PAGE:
Feb 13, 2009 at 12:27pm

      When everybody who enjoys marijuana, and uses it responsibly, is willing to stand up and come out of the closet, we'll see something akin to the gay liberation movement of the previous decade. Many pot users run a terrible risk of being caught and losing their standing in their community, specially those of us in positions of fiduciary trust. I know very important people who enjoy a fat one now and then, and I have relatives who coach sports, and play a productive roll in very high end communities in Vancouver who also enjoy some bud. I've done the books for law firms in Victoria where the partners smoke some of the best bud in the world--thanks to their grow-op clients. I know a teacher who deals pot and is a marvelous expert with learning challenged kids. It's a damn shame that this relatively harmless plant and its thc intensive buds has been associated with nightmare narcotics like heroin; but that's politics, and all politicians need to change their positions in a situation like this is to get a glimpse of how successful and important a significant portion of pot users are. Come on folks....lets get this silly archaic law turned around in favor of common sense. Please, stand up and be counted.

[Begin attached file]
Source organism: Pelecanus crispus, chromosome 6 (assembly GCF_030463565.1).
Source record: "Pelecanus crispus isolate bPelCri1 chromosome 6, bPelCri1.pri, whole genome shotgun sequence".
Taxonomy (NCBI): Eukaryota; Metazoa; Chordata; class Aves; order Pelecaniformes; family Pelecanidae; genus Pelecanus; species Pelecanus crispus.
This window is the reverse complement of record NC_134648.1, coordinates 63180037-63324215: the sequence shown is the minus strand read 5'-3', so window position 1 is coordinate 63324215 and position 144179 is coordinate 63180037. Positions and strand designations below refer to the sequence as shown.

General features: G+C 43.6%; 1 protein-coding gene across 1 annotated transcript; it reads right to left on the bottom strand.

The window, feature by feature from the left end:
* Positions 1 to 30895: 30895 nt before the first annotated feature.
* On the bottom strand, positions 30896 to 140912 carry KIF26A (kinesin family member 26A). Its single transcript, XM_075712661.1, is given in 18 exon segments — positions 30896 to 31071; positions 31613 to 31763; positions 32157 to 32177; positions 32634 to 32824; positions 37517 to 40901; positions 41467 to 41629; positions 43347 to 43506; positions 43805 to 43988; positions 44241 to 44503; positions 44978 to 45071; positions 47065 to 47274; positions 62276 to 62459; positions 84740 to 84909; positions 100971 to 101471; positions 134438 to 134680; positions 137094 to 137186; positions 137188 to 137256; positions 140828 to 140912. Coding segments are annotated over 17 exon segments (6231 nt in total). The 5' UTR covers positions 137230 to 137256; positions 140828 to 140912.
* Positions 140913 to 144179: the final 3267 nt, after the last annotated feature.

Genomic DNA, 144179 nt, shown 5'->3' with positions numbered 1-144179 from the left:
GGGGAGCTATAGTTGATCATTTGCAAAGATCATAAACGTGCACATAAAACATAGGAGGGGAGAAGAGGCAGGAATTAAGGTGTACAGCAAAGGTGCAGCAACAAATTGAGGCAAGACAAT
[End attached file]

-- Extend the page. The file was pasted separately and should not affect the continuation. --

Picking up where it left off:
sleepswithangels

      Feb 13, 2009 at 1:09pm

      (I hope the editor doesn't mind me double posting the following comment as it belongs in this thread as well)

      Left unspoken in the discussion of the evils of prohibition is the view from the "other side of the coin". All black market drugs combined kill approximately 1700 people a year in Canada. Tobacco, alcohol and legal pharmaceuticals kill approx. 90,000 even though those legal substances have the benefit of sterile and expensive manufacturing processes with rigid quality control. One can imagine that profit is the main motivator for gangsters but it might surprise you to know that many gangsters are fully aware of the massive hypocrisy in a system that persecutes people who want to relax or stimulate themselves with drugs that are far less deadly than those that governments and their ethically and morally challenged police forces condone. This knowledge is more than a little empowering for these purveyors of forbidden delights.